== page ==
I'm afraid your sentence sounds unnatural to me, with its use of the possessive plus gerund; but even with my preference (the infinitive/noun: work) I would not use either bother or trouble. To me, these verbs do not work well with any other object than simply "you" (or "him", etc.). I would use another verb such as interrupt.
    "I don't want to interrupt your work." (or interrupt you)
    "I don't want to bother you." (but not "bother your work")
    I don't see how work can be "bothered" or "troubled".
    Last edited: Feb 5, 2011
  7. George French Senior Member

    English - UK
    This is a very strange thread. If one Googles the string "I don't want to bother you" or its many variants one gets millions of hits...

    A significant proportion of the ones I have looked at give approximataly the same meaning....


    "I don't want to bother you to continue with this thread." But, why is the meaning of this use of bother (bover) so unclear to so many posters?

    Am I living in my own cocoon? :)
    Last edited: Feb 5, 2011
  8. Loob

    Loob Senior Member

    English UK
    George, the difficulty is not with "bother" but with "bother your working" - which I can't imagine saying in any circumstances:(.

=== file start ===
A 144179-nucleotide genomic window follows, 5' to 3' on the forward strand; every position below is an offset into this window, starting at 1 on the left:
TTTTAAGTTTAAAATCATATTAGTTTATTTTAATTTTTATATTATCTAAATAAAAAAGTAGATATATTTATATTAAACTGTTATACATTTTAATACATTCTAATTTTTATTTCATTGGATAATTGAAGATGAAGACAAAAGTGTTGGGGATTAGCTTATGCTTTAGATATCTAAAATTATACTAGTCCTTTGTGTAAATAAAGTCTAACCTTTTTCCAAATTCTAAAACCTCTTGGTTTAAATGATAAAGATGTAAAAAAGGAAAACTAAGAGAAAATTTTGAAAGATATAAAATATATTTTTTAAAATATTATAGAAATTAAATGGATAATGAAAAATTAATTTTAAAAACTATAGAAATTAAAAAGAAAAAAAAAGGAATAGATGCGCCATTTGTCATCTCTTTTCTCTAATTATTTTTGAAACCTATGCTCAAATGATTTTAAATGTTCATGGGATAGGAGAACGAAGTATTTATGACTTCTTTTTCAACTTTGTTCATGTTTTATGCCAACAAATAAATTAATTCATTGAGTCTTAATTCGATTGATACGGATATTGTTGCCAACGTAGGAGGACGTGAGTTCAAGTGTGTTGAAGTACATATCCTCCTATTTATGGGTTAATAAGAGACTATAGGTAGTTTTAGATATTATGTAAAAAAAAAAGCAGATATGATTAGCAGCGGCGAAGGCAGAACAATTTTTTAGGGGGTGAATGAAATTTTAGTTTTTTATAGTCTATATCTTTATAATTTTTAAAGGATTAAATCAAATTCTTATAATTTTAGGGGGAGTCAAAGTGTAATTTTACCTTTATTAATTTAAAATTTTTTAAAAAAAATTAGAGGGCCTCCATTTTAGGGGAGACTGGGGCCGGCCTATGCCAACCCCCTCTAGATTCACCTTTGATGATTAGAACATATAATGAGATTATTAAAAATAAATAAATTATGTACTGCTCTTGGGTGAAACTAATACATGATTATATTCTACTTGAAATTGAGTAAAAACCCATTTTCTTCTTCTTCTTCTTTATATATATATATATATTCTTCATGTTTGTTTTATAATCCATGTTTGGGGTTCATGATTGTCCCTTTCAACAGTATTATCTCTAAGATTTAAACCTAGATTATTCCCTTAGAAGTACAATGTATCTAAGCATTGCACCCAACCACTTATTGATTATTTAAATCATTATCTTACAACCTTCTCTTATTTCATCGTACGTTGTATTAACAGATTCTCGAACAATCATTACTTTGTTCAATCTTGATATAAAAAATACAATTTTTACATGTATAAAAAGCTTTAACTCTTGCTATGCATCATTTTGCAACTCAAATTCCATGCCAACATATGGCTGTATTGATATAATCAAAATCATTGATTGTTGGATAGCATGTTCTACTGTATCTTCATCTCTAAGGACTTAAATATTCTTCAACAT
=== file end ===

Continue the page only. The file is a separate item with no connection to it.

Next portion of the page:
Silver: in your situation, I might say "I don't want to stop you working" (NB not "your").
  9. brian

    brian Senior Member

    AmE (New Orleans)
    It seems to me there are three constructions.

    (1) I don't want to ___ your working.

    As has already been mentioned, this construction is a bit odd, and no suitable verb comes to my mind. The only one even possible is hinder or impede, but that would sound very stilted.

    (2) I don't want to ___ your work.

    Here I completely agree with Matching Mole: interrupt is the best choice. However, this is a pretty formal-sounding sentence, and I don't think I can actually imagine myself saying it in real life.

    (3) I don't want to ___ you.

    This is probably the most common, and would be filled in by bother or (more formal, to me) disturb. Distract you from you work is also possible, though slightly formal as well.

    To be honest though, I'd probably say something like this:

    (4) You seem busy, and I didn't want to bother you.

    The first part of the sentence is important because it explains that by bother, you don't mean "annoy", but rather simply "distract". In fact, you could leave out the second clause entirely and just say You seem busy. The rest is implied.